There’s also a “sameness” to critical components of the ballet’s imagery. Some level of similarity between ballet versions of “Romeo and Juliet” is not unexpected: given the same score, a certain type of movement may be unavoidable. Here, Webre modifies the iconic MacMillan (or Cranko) images to be somewhat different, but then utilizes the same image in a slightly different location. Thus, for example, the image of Juliet being swept off her feet by a kneeling Romeo in the MacMillan balcony scene is amended to being swept high overhead by Romeo. Fine. But then the “swept by a kneeling Romeo” image, carefully avoided earlier, is inserted later – as I recall in the Act III bedroom scene. And other images are repeated for no good reason. In MacMillan’s version, at one point in Act I Scene 3 (the “Capulet ball” scene), in an effort to avoid joining the rest of the guests, Juliet mimes the equivalent of “sorry, I have a headache” – which usually prompts mild audience giggles in MacMillan’s version (and perhaps others as well). Here, that same gesture is used three separate times in the same scene, which makes little visual sense. After the first time the image loses its value.
In the other critical direction are parts of the Romeo and Juliet pas de deux. Here the problem isn’t so much “sameness” as it is the appearance of unnecessary complexity.
Including seemingly impossibly complex lifts and body manipulation in a pas de deux isn’t unusual, but it only works if the dancers can execute it seamlessly, without making it look especially arduous or awkward – essentially, the seaming effortlessness creates a somewhat magical sense that the dancers and choreographer have pulled off the impossible. Here, it’s painfully obvious that the complex partnering imagery that peppers many of Webre’s Romeo and Juliet pas de deux requires considerable and obvious effort to execute. I saw too many situations where each was straining to reach the other’s hand while Juliet was awkwardly draped over Romeo’s body.
As noted above, HKB is an eclectic-looking and highly engaging company, and overall the dancers did fine work. Tai Po (Tybalt) was superbly presented by Garry Corpuz. Although Webre’s choreography compels much of what Corpuz delivered, the end result was one of the finest renditions of this character that I’ve seen anywhere. This Tybalt is a nasty and tyrannical rather than intoxicated character, taking his cue from the equally tyrannical Juliet’s Father (Lord Capulet) portrayed with marvelous venom and vigor, and too little too late sensitivity, by WEI wei.
Alejandro Virelles delivered an unusually endearing Romeo. He handled his choreographic assignment well notwithstanding the strained effort that Webre’s occasionally overly complex choreography required, and his characterization was equally accomplished. To my eye, even though the extent of his capability was not adequately tested here, he came across, visually, as a young Fernando Bujones. [It must be noted that Virelles is a Guest Artist, as was the Romeo in the second cast’s performance the following afternoon.] The Mercutio and Benvolio equivalents did fine work as well. LEUNG Chunlong’s Little Mak in particular delivered a lower-than-usual decibel but highly credible (and likeable) character.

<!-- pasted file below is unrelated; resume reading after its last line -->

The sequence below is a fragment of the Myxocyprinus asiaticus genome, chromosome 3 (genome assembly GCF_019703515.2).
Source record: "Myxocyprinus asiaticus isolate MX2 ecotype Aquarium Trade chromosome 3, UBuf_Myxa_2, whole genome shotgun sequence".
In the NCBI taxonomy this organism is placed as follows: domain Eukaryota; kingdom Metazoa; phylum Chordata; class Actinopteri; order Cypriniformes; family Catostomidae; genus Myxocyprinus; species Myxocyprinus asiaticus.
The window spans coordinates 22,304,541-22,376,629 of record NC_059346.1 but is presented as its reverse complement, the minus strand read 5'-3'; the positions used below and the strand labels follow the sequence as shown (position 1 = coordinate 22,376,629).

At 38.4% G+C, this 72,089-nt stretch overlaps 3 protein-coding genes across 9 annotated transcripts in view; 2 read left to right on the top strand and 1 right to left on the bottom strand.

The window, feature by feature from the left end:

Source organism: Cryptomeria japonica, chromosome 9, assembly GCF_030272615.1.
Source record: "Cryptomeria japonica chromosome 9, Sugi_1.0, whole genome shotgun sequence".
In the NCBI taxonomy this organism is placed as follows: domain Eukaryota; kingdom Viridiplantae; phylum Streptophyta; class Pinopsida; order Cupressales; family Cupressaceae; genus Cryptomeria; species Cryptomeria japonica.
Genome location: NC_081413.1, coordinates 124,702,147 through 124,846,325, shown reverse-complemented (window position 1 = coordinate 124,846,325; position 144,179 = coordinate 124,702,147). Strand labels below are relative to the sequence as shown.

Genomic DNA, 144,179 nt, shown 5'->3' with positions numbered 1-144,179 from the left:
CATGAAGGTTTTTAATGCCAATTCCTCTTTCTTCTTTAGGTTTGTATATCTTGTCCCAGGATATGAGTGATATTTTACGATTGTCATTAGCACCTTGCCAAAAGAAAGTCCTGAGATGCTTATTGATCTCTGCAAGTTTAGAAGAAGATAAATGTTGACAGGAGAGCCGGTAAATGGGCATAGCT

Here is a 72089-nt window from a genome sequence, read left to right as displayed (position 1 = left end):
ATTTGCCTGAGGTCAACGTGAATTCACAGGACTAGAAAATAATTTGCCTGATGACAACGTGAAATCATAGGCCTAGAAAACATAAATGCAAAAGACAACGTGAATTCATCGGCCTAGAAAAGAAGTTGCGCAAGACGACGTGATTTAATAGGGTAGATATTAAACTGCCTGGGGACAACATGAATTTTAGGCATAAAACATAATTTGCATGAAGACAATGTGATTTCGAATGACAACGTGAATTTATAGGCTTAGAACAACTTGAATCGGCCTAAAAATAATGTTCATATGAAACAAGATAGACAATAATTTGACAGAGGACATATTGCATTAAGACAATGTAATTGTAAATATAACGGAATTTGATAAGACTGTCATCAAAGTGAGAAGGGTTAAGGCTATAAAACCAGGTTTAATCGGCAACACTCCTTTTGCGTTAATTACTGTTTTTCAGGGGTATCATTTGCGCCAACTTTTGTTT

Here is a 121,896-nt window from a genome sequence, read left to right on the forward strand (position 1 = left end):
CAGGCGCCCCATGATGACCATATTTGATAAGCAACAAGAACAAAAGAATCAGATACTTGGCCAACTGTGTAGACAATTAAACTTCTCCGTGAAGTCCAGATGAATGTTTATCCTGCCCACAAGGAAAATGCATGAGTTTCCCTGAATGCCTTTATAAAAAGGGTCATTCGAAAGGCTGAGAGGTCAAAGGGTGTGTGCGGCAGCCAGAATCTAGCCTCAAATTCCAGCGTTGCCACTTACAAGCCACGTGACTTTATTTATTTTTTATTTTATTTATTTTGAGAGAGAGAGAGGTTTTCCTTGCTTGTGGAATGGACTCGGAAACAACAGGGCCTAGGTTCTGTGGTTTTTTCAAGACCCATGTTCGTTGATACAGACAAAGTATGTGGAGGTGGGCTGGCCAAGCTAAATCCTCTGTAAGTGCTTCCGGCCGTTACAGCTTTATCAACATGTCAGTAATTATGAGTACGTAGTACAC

Juliet’s Mother (Lady Capulet), one of two major female characters aside from Juliet, is a perplexing character, played exactly as it should have been given the modifications to the scenario here. As portrayed by WANG Qingxin, she’s flat and emotionless throughout – but comes to passionate life, even if temporarily limited to darting eyes, in the presence of Tai Po. And her concluding imagery in Act II Scene 3 following Tai Po’s death was remarkably well-done, particularly in her interaction with her husband.
ZHANG Xuening’s Amah was portrayed with a liveliness and youth that was both strange and welcome. But to me, those qualities emphasized the absence of these qualities in this performance’s Juliet.
YE Feifei’s Juliet was problematic for me – though I admit that much of that is based on a preconception as to how a Juliet should look. Additionally, though stage heights can be deceptive, this Juliet appeared taller than any other female character on stage (as well as many of the men). A 15 or 16 year old somewhat headstrong Juliet she wasn’t. Indeed, the closing image in Act I Scene 2 (almost identical to the MacMillan version) required a suspension of disbelief that was more than I was able to muster. Then again, this particular version plays down Juliet’s age: Instead of being presented to society at the Capulet Ball, this Juliet is presented as her daddy’s prize possession and guest entertainment at her family’s dinner party.
That being said, putting aside my initial prejudices and preconceptions, as must be done, I can’t deny that this Juliet executed Webre’s choreography quite well (except for those problematic partnering situations, which wasn’t her fault), her extensions are to die for (those legs go on forever), and her characterization was sufficiently convincing and not in the least bit melodramatic.
As I usually do, I scoured the corps to see if I could find one or more dancers who had a special quality, at least to me. Being unfamiliar with the dancers made this difficult, but there were two who stood out whenever they were on stage. There was something about their demeanor, and their attack. As office workers, each wore a turquoise-based outfit, though one costume was slightly different from the other, and they frequently appeared on opposites sites of the stage. They later reappeared as two of Juliet’s five Bridesmaids, but I can’t narrow their identity beyond that. My point in mentioning this is not to simply highlight cast-members who draw eyes, but to emphasize that these and other company dancers aren’t mere window dressing for guest artists; many here seemed capable of far more than that.
While not an unqualified success, Webre’s Romeo + Juliet proved to be well worth the effort to attend, and the HKB dancers to be an appealing and capable group. I’d encourage any viewer to see Hong Kong Ballet whenever the company returns to New York.